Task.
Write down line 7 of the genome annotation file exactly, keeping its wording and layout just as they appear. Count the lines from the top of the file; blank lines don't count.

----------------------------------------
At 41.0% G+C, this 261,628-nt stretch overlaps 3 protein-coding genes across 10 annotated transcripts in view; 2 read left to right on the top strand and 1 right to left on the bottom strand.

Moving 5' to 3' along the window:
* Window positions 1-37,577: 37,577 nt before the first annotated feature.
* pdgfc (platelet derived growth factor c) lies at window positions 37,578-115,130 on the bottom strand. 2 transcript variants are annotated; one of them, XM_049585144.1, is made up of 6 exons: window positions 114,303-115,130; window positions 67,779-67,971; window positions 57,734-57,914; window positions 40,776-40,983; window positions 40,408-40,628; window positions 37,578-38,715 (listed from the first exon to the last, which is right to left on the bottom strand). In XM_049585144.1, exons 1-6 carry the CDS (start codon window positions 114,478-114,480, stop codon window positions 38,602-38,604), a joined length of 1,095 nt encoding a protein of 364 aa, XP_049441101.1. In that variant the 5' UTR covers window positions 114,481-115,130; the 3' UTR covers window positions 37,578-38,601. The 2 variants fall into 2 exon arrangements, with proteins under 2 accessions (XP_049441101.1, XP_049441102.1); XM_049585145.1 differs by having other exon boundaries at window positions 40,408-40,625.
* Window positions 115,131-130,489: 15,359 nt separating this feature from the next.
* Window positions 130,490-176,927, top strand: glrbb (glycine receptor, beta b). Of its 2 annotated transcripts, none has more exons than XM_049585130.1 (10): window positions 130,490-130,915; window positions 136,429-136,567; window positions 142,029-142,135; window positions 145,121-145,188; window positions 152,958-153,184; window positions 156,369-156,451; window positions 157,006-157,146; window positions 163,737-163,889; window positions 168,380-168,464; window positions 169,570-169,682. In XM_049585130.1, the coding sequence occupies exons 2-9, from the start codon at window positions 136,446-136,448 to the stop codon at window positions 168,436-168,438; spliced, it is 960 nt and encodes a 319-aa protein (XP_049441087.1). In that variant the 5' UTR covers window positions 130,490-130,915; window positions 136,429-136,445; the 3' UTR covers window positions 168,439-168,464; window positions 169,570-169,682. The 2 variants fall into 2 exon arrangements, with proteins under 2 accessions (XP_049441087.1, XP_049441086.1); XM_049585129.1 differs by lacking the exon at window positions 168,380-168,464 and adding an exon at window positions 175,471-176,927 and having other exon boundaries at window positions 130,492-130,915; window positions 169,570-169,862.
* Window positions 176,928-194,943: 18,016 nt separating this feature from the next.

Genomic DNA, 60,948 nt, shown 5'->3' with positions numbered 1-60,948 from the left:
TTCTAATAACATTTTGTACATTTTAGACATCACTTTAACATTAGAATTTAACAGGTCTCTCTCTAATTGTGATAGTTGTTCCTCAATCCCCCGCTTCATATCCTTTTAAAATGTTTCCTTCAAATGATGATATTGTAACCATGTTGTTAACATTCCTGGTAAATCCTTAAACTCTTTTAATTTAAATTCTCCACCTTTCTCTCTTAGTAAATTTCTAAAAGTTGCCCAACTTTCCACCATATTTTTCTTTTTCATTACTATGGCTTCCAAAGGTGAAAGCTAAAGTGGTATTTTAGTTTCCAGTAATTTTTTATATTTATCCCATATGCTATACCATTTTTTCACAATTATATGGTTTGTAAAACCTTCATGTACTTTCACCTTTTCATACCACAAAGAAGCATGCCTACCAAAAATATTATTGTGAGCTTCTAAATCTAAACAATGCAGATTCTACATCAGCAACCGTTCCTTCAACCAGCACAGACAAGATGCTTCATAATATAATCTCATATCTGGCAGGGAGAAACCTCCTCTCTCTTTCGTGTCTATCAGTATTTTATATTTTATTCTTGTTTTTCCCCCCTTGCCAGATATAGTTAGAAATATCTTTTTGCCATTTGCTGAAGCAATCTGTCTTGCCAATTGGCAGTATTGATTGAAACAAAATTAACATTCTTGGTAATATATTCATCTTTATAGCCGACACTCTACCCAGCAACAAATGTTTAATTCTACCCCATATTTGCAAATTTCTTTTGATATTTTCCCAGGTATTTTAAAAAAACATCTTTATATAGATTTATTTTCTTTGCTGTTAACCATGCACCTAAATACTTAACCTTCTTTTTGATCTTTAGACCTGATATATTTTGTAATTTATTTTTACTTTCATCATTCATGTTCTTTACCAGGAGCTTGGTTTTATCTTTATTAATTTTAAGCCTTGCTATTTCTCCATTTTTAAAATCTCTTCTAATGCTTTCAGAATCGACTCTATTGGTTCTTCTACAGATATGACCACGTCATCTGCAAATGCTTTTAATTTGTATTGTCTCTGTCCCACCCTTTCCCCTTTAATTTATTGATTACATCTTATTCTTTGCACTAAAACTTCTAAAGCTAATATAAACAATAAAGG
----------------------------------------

* Window positions 176,928-194,943: 18,016 nt separating this feature from the next.